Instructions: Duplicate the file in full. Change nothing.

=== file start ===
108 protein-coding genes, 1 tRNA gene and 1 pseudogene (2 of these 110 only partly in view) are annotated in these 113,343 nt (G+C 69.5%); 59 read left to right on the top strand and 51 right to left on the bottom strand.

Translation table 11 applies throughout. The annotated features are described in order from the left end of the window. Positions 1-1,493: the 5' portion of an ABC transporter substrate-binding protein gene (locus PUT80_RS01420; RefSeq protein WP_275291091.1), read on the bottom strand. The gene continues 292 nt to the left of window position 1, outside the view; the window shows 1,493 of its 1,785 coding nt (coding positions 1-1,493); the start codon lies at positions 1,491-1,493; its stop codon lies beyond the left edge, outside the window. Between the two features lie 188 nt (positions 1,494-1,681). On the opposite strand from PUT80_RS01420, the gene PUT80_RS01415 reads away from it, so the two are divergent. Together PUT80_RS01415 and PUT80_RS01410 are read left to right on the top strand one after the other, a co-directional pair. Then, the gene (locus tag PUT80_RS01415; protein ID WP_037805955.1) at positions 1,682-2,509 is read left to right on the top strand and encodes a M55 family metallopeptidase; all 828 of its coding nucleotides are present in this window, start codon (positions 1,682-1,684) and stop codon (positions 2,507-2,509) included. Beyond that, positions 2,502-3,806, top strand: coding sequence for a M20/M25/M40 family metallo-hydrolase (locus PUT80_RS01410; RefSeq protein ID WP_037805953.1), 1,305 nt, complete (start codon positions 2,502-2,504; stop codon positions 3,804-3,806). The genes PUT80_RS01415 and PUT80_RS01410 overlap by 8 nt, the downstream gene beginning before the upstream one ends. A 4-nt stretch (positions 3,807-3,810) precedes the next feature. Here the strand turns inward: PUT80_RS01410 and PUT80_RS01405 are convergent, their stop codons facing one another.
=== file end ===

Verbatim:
108 protein-coding genes, 1 tRNA gene and 1 pseudogene (2 of these 110 only partly in view) are annotated in these 113,343 nt (G+C 69.5%); 59 read left to right on the top strand and 51 right to left on the bottom strand.

Translation table 11 applies throughout. The annotated features are described in order from the left end of the window. Positions 1-1,493: the 5' portion of an ABC transporter substrate-binding protein gene (locus PUT80_RS01420; RefSeq protein WP_275291091.1), read on the bottom strand. The gene continues 292 nt to the left of window position 1, outside the view; the window shows 1,493 of its 1,785 coding nt (coding positions 1-1,493); the start codon lies at positions 1,491-1,493; its stop codon lies beyond the left edge, outside the window. Between the two features lie 188 nt (positions 1,494-1,681). On the opposite strand from PUT80_RS01420, the gene PUT80_RS01415 reads away from it, so the two are divergent. Together PUT80_RS01415 and PUT80_RS01410 are read left to right on the top strand one after the other, a co-directional pair. Then, the gene (locus tag PUT80_RS01415; protein ID WP_037805955.1) at positions 1,682-2,509 is read left to right on the top strand and encodes a M55 family metallopeptidase; all 828 of its coding nucleotides are present in this window, start codon (positions 1,682-1,684) and stop codon (positions 2,507-2,509) included. Beyond that, positions 2,502-3,806, top strand: coding sequence for a M20/M25/M40 family metallo-hydrolase (locus PUT80_RS01410; RefSeq protein ID WP_037805953.1), 1,305 nt, complete (start codon positions 2,502-2,504; stop codon positions 3,804-3,806). The genes PUT80_RS01415 and PUT80_RS01410 overlap by 8 nt, the downstream gene beginning before the upstream one ends. A 4-nt stretch (positions 3,807-3,810) precedes the next feature. Here the strand turns inward: PUT80_RS01410 and PUT80_RS01405 are convergent, their stop codons facing one another.